Start Menu/Taskbar Launcher
The nice thing about bringing up Media Center in the Start Menu (or right clicking while pinned to the taskbar), is that it displays a list of frequently accessed sections of Media Center. This can be either specific files, like photos and videos, or functions, such as TV. This saves the trouble of having to burrow through 4 menus to get to something you already have in mind. After hitting the Start button, just click the arrow next to the Media Center icon to bring up the secondary list.
Album Art Grid
When you play a song in Media Center, not only is the album art for the selected song shifting from side to side on the screen, but there’s a quilt of all the other album covers cascading down behind it in a fluid motion. It’s nice to look at, not to mention a bit hypnotic.
Media Center on Xbox
Connecting Media Center to Xbox is pretty simple. You start Media Center on your Xbox, and if you haven’t set it up as an extender with another machine already, it will ask you if you want to add one, then give you an 8 digit number. Then, you go into settings in Windows 7 Media Center and select Add extender and plug in that number. The setup process will begin, and voila, you have Media Center on your Xbox. Much of it looks and acts the same as it’s Windows counterpart, with one added feature: If you use the Play To feature in Windows Media Player on your PC, it will work with Xbox Media Center. Pretty neat.
Inside Tip: In the beta, we learned that it was better for the Media Center PC to be connected via Ethernet or Wireless N to the router. (The Xbox can be connected wirelessly or via Ethernet, it allegedly doesn’t matter.) If you have been experiencing a very sluggy Media Center Extender experience on the Xbox, try ditching slower connections and to your computer.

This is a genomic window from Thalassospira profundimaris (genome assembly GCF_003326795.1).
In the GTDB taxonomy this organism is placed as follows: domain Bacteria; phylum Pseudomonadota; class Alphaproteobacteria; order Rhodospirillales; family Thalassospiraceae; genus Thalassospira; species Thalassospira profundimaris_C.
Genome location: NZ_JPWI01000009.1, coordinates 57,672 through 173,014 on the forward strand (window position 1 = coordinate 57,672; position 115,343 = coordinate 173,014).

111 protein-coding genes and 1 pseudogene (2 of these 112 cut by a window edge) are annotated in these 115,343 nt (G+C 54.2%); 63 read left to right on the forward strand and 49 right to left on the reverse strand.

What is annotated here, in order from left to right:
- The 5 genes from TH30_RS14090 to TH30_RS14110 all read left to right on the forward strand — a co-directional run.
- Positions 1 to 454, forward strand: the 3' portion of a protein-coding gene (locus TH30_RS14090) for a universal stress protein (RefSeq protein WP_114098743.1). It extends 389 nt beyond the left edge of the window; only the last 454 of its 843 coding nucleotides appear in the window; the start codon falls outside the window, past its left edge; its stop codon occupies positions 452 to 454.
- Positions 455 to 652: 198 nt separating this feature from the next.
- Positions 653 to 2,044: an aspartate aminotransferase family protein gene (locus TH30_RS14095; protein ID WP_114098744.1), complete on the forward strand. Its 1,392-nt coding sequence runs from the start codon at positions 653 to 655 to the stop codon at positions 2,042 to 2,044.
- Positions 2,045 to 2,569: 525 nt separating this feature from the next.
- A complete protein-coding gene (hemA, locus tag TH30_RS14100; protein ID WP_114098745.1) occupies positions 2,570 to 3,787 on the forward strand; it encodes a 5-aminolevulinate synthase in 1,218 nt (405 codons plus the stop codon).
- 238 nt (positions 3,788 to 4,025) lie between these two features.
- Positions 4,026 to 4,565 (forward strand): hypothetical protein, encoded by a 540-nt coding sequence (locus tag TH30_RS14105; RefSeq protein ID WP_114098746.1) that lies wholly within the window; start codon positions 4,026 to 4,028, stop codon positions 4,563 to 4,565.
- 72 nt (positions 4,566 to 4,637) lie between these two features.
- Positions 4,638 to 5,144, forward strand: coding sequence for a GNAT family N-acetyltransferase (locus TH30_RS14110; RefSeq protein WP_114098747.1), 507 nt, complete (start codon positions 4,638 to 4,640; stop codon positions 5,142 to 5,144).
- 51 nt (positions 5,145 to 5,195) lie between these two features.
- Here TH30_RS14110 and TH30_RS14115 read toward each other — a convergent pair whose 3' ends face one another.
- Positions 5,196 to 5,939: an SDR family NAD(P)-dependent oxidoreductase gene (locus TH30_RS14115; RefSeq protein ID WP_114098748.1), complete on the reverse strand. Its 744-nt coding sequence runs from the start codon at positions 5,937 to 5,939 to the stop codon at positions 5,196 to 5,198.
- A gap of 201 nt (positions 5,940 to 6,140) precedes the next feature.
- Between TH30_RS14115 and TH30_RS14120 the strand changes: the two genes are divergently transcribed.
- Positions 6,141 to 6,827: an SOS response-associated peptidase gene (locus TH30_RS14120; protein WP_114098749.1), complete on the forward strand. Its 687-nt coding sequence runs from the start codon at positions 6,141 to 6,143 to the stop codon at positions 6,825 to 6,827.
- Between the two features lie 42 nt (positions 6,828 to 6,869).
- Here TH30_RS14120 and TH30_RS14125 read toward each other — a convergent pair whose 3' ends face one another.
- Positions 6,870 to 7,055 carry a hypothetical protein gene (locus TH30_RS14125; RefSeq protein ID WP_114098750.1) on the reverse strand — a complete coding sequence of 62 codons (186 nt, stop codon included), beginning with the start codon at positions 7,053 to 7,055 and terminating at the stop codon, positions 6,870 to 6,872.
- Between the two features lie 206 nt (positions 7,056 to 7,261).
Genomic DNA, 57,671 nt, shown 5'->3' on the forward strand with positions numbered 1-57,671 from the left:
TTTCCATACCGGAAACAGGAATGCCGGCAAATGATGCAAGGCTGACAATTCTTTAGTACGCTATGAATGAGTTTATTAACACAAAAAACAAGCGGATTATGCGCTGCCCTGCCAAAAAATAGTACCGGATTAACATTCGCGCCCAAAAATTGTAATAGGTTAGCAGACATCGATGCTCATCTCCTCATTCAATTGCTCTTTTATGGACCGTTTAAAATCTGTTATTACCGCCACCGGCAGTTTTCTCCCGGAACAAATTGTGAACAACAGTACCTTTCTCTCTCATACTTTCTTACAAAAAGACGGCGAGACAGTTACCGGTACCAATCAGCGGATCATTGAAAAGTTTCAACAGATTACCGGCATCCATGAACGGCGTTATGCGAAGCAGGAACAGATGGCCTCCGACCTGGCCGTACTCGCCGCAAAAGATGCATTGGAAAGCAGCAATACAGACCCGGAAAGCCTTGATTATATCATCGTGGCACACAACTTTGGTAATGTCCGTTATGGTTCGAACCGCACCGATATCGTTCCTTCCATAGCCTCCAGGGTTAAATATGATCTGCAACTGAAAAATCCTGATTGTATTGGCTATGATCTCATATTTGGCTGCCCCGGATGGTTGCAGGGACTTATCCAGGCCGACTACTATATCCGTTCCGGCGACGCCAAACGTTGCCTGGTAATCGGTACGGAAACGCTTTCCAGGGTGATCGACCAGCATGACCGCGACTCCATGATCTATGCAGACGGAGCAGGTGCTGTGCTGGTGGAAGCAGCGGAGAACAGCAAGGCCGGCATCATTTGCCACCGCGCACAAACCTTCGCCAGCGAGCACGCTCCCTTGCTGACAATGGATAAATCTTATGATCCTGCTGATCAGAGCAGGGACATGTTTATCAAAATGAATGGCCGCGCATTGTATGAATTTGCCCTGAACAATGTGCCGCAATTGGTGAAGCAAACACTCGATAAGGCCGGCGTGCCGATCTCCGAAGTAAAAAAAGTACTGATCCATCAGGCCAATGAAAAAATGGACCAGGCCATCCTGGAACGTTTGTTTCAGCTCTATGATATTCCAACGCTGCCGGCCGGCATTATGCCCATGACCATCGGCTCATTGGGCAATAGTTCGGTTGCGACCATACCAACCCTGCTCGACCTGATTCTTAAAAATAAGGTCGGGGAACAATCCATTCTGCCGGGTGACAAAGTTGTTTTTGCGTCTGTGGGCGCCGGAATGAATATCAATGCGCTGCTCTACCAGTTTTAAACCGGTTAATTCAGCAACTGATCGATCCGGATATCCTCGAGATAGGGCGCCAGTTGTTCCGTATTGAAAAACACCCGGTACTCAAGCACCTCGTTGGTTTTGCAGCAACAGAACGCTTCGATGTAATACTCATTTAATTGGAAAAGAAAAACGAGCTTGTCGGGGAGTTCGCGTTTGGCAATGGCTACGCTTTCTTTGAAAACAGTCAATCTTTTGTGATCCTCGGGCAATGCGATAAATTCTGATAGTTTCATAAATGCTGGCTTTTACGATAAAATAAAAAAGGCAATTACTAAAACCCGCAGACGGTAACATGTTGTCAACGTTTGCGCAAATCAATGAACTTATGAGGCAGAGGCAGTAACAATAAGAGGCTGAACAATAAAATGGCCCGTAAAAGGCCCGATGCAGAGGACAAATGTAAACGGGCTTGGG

One of Win 7 Media Center’s most anticipated new features is virtual TV programming, or virtual channels, that make up the enhanced IPTV features hinted at previously. More than just running promotional 2-minute clips, the goal for Microsoft is to offer on-demand full episodes, possibly even from Hulu and other content providers. MSNBC is currently up and running, and the feature looks promising with a nice looking on-screen guide, regularly updated content and the ability to make on-demand video playlists. You can eventually find these virtual channels under Extras. For now, it’s just MSNBC that actually works, but the basic idea of mixing on-demand functionality in media center is pretty awesome.
Video Thumbnail Scroll
When you’re playing back any HD video, and you’re scrolling along the timeline (back or forward arrow keys, or dragging the timeline) there’s a thumbnail that pops up, providing visuals on the scene you’re about to skip to. It’s a pretty useful, if subtle feature. I’d love to see it extended to all video playback.
Photo Wall During Music Play Back
When listening to music, if you select to “Play Photos,” it will begin a slide show of sorts, that arranges your photos into a giant wall, then pans and zooms through the lot, fading in from greyscale to a full colour view.